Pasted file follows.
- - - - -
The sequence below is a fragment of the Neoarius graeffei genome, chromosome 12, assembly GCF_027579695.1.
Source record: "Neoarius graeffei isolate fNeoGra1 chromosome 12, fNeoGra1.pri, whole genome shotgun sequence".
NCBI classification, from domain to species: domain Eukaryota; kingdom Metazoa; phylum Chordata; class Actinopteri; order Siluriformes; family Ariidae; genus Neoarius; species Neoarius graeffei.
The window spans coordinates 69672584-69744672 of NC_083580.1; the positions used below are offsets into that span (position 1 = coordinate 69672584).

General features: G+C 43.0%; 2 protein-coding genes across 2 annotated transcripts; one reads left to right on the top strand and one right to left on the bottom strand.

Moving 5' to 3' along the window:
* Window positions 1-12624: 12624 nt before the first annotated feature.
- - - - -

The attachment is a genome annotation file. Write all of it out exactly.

The sequence below is a fragment of the Neoarius graeffei genome, chromosome 12, assembly GCF_027579695.1.
Source record: "Neoarius graeffei isolate fNeoGra1 chromosome 12, fNeoGra1.pri, whole genome shotgun sequence".
NCBI classification, from domain to species: domain Eukaryota; kingdom Metazoa; phylum Chordata; class Actinopteri; order Siluriformes; family Ariidae; genus Neoarius; species Neoarius graeffei.
The window spans coordinates 69672584-69744672 of NC_083580.1; the positions used below are offsets into that span (position 1 = coordinate 69672584).

General features: G+C 43.0%; 2 protein-coding genes across 2 annotated transcripts; one reads left to right on the top strand and one right to left on the bottom strand.

Moving 5' to 3' along the window:
* Window positions 1-12624: 12624 nt before the first annotated feature.